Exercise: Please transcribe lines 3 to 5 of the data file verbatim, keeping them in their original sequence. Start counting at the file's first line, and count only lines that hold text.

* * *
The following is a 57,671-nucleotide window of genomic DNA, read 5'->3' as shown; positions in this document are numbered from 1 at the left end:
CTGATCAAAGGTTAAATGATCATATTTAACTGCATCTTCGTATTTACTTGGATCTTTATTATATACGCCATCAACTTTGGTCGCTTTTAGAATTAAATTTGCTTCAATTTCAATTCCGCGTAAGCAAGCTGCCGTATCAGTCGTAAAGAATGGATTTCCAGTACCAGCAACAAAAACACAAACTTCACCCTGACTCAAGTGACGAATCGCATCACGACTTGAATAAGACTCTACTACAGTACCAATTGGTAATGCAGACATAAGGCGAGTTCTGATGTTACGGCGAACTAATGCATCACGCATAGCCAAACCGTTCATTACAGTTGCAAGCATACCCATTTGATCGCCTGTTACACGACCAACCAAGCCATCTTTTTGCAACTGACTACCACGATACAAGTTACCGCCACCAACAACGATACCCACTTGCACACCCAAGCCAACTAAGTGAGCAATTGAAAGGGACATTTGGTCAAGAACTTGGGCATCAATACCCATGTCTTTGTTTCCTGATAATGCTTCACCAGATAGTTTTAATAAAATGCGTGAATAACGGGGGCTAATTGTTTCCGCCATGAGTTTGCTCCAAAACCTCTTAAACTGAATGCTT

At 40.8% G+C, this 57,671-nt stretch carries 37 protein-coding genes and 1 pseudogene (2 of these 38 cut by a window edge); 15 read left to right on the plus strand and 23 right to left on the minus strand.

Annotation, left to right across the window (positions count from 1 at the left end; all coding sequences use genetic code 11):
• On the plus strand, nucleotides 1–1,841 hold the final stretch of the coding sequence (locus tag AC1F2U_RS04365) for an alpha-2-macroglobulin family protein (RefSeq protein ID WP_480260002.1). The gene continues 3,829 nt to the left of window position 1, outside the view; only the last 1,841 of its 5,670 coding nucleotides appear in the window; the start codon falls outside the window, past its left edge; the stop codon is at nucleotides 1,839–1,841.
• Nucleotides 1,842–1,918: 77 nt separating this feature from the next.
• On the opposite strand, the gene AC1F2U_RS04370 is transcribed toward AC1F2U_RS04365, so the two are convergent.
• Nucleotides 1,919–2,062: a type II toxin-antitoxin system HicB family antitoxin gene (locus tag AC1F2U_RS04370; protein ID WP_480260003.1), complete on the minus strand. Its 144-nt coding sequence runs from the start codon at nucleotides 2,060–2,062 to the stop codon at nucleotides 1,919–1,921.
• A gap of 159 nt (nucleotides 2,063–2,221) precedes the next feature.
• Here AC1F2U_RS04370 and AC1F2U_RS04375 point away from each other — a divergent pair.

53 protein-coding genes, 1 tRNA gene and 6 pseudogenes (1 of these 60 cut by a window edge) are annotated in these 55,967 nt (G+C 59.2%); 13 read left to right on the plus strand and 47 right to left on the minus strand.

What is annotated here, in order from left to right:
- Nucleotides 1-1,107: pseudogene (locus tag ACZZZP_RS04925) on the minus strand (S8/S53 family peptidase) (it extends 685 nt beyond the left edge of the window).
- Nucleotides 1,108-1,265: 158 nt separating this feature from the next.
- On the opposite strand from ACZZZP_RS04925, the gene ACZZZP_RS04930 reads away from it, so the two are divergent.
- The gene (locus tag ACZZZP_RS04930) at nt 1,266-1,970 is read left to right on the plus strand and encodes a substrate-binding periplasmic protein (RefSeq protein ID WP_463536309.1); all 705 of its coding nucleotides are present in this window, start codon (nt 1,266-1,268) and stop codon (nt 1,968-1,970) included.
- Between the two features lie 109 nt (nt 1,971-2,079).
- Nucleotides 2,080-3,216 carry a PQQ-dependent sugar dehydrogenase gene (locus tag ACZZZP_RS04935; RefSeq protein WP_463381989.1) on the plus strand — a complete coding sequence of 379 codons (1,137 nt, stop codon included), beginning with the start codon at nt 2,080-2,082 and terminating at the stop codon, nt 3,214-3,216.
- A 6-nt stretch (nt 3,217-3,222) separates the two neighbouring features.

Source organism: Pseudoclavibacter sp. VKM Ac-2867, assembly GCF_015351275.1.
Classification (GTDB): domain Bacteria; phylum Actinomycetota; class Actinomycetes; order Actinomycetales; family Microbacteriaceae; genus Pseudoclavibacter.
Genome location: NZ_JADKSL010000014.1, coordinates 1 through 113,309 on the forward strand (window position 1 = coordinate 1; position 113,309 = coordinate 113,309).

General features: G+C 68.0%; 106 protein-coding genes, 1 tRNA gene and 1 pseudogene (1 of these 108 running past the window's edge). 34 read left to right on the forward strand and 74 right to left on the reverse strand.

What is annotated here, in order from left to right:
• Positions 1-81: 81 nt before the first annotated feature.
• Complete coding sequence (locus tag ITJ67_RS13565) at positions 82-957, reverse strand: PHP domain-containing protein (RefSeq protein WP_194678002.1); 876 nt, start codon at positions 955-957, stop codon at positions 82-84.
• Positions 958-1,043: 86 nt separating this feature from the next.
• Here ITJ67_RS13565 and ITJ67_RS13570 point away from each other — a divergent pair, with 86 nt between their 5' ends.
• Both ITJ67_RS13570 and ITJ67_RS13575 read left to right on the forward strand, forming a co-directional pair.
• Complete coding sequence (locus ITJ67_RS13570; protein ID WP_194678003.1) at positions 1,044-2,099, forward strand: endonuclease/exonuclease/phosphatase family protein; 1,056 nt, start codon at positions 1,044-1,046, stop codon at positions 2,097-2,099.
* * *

At 40.8% G+C, this 57,671-nt stretch carries 37 protein-coding genes and 1 pseudogene (2 of these 38 cut by a window edge); 15 read left to right on the plus strand and 23 right to left on the minus strand.

Annotation, left to right across the window (positions count from 1 at the left end; all coding sequences use genetic code 11):
• On the plus strand, nucleotides 1–1,841 hold the final stretch of the coding sequence (locus tag AC1F2U_RS04365) for an alpha-2-macroglobulin family protein (RefSeq protein ID WP_480260002.1). The gene continues 3,829 nt to the left of window position 1, outside the view; only the last 1,841 of its 5,670 coding nucleotides appear in the window; the start codon falls outside the window, past its left edge; the stop codon is at nucleotides 1,839–1,841.